We have plans to look at a house tomorrow. You can keep praying that we would find one, and then also that our house in KY would sell. I also plan to meet another family that I have communicated with over email this past year. They live down across the street from us. We met the Allens on Saturday and the kids had a good time starting to get to know them. Here is their blog
We had spent some time with them in July when we were here, and they have been a great help as well in preparing to come.

James was able to secure his work permit today after quite the process only he has to stop by again with all of our passports to get a stamp in them as well.

Sunday, January 24, 2010

Saturday and Sunday

Thank you for all the emails and comments. I do want to email people soon, but are just starting to get back online sort of, with very limited capabilities. So hang on and thanks for sending us notes!

We are still adjusting well, and have been very thankful for our transition time in London. It was great to meet the people there and see the church that we have prayed for and heard about for many years.

Seems like the worst of the jet lag was experienced there and we have been surprised at how we have felt well and resting and adjusting to the new time here. Though my computer still is on Kentucky time. James asked me if I wanted to change it. I told him not yet. I want to know what time it is, and what people are doing.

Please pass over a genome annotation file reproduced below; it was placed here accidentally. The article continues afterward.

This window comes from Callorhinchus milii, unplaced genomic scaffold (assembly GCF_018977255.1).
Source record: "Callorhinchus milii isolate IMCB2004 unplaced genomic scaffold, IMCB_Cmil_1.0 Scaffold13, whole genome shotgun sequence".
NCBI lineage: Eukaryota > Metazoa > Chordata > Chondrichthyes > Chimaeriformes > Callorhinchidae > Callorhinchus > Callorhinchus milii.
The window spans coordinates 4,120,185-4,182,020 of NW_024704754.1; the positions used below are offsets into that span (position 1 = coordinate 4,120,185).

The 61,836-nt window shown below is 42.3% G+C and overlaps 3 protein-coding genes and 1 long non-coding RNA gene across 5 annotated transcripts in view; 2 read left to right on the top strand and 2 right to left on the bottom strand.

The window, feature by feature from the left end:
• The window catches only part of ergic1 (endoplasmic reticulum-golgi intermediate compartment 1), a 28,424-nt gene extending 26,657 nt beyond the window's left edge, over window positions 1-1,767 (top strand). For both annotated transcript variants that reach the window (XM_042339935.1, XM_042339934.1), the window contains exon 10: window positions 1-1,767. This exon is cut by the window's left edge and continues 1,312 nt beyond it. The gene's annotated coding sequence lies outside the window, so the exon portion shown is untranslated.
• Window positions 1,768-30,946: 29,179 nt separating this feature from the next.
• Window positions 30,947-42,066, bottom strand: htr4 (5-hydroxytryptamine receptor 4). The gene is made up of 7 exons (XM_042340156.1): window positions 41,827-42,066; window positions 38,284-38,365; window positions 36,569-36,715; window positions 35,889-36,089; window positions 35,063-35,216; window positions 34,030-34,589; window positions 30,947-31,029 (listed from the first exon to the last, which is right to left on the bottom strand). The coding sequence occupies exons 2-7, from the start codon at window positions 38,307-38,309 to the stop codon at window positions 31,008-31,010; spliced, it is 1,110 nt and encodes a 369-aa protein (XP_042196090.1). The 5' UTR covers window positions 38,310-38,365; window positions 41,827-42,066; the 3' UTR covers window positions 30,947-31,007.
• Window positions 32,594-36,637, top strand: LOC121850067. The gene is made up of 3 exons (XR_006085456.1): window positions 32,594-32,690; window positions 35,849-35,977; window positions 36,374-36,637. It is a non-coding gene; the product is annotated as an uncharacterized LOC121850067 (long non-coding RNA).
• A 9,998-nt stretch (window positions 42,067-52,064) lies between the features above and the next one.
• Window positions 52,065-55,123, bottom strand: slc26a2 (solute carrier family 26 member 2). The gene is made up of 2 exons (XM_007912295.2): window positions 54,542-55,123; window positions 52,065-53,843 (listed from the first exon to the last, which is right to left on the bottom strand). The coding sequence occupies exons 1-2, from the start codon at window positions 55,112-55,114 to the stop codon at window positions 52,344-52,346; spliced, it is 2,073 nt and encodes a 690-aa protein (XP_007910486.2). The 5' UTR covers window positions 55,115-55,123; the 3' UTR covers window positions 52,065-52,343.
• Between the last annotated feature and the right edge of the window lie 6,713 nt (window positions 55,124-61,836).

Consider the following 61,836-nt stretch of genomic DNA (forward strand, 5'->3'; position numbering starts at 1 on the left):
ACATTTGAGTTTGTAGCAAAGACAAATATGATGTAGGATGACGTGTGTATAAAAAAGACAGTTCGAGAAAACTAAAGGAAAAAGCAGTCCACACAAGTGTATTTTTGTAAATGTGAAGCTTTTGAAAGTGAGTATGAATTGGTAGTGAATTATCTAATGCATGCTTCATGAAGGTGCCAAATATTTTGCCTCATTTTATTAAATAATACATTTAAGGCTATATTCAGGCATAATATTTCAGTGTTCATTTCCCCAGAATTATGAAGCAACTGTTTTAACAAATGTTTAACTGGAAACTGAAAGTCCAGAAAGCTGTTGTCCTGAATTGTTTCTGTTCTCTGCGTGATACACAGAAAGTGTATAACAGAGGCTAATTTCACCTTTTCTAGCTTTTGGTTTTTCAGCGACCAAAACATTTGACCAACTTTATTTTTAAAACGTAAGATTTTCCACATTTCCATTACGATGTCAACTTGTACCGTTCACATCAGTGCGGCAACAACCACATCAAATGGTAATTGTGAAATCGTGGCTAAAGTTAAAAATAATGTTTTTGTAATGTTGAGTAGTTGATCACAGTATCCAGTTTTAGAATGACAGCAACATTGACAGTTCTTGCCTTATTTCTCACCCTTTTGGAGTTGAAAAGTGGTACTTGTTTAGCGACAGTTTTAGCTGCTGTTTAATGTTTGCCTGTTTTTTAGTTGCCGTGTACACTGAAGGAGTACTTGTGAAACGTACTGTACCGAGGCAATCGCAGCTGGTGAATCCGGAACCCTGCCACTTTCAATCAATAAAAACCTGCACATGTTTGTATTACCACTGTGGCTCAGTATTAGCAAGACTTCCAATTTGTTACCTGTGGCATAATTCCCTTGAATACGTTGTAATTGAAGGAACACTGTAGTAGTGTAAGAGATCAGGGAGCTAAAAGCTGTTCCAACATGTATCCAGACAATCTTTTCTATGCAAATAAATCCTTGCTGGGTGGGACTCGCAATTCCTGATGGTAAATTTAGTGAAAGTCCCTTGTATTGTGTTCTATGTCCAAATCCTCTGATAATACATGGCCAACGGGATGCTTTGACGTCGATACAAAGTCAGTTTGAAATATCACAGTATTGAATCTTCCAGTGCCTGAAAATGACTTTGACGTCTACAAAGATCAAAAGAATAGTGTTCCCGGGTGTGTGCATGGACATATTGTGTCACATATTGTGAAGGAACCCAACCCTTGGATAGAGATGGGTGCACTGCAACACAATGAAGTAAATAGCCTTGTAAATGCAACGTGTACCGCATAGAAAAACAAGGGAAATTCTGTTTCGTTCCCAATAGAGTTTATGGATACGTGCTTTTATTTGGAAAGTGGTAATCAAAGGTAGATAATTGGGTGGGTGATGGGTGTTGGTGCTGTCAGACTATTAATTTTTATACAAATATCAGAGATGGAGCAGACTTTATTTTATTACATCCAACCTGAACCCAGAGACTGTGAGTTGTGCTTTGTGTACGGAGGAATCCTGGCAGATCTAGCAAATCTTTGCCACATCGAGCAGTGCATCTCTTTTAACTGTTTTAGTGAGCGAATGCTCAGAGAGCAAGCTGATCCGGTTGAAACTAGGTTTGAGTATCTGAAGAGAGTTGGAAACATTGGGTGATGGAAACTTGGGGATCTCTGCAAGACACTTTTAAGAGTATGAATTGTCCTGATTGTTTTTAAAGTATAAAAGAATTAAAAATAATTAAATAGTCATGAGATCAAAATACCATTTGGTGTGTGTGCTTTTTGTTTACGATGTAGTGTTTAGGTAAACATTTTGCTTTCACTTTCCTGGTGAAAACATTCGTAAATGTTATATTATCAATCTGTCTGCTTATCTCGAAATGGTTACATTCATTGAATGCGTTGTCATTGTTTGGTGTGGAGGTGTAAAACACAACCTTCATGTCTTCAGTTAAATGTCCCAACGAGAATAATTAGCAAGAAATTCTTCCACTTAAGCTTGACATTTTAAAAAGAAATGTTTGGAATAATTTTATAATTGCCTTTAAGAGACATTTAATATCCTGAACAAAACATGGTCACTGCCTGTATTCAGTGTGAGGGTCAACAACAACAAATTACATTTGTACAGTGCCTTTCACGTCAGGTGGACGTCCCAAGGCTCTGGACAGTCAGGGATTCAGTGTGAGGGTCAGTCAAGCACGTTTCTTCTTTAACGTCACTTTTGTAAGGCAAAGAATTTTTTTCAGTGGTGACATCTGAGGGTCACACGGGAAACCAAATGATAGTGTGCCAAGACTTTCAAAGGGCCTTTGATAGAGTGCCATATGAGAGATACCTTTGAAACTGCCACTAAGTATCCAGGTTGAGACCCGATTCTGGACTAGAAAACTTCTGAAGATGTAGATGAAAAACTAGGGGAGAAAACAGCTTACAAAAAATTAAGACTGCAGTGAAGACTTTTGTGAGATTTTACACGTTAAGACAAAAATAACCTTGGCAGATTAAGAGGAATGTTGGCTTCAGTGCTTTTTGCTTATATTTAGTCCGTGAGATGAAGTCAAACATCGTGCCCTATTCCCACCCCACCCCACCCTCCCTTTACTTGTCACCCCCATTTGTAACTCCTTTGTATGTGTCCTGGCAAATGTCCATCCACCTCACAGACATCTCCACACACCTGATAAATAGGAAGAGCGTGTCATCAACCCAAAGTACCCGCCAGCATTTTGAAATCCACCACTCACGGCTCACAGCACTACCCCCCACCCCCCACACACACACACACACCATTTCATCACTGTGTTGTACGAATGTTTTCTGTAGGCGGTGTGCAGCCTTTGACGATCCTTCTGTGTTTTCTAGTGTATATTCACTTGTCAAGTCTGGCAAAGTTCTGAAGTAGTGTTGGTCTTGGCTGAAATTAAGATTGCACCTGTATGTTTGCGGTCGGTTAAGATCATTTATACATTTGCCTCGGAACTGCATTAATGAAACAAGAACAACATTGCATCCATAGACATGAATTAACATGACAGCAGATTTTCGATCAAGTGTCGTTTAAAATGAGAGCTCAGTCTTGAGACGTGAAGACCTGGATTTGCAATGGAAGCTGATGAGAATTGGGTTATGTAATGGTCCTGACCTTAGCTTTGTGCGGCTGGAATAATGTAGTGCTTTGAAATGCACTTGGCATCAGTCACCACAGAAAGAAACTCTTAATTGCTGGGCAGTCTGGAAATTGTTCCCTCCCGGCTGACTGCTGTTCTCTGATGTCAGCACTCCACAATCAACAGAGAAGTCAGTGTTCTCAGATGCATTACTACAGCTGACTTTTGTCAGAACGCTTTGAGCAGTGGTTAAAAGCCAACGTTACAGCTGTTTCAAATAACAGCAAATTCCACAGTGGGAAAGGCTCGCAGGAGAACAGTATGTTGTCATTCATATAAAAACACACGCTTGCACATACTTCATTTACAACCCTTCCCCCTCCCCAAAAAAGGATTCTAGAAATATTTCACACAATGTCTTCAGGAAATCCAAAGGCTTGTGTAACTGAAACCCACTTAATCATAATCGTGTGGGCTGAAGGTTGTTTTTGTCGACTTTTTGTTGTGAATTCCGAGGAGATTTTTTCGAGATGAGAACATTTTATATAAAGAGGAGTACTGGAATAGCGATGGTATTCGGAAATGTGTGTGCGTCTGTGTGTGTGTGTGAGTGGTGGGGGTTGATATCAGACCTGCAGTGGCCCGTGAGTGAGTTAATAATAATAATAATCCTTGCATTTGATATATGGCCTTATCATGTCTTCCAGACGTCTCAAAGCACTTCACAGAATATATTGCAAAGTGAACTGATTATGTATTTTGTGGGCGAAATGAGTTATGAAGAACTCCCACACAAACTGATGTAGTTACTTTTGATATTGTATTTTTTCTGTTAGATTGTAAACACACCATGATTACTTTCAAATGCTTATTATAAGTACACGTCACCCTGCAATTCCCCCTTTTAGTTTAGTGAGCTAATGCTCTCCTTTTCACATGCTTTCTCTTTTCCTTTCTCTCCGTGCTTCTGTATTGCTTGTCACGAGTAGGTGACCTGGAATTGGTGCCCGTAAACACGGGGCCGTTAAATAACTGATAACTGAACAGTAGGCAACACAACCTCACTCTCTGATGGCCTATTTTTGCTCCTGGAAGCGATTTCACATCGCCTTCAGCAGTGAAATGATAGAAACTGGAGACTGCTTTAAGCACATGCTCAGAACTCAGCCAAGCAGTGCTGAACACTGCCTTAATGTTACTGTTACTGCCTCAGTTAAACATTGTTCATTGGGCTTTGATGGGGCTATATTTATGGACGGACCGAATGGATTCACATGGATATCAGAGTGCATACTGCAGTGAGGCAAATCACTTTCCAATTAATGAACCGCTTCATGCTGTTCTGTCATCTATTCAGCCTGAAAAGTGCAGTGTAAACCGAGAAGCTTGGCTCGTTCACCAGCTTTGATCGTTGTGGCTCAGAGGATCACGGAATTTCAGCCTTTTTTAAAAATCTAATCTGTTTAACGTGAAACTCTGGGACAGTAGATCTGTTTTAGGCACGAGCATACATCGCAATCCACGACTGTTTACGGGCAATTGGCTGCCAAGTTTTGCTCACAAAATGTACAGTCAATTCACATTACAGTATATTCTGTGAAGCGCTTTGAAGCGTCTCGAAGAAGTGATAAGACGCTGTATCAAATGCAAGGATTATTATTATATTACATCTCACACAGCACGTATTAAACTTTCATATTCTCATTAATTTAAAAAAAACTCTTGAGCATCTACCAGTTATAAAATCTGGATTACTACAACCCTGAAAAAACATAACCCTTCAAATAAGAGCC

The water went off for a couple of hours in the morning thankfully right at the end of baths.
It turned back on right before we were getting ready to head out to the shopping center, so the timing was great. We then went to the shopping center and went to the internet café for a little bit. We were there a while and had been the day before as well and the kids were getting restless, so I took them over to get an ice cream cone. We waited there while James finished and then we decided to get temporary internet access with a USB modem. (Like we had at home). This way we can have access where we are staying until we move and decide if we want to get something more permanent. It is very limited though, and a bit pricey too. So that took quite a while to get set up, so we waited some more.

We accomplished several things on Saturday, but it was also a good reminder of things taking a longer time, and not just working out how we expect they will, or on the timetable we would like. Even laundry for example. It was washed by Alice, the house helper that looks after the home here, but it took 2 days for it to dry on the line. So what would be done in 2 hours with a washer and dryer took 2 and a half days.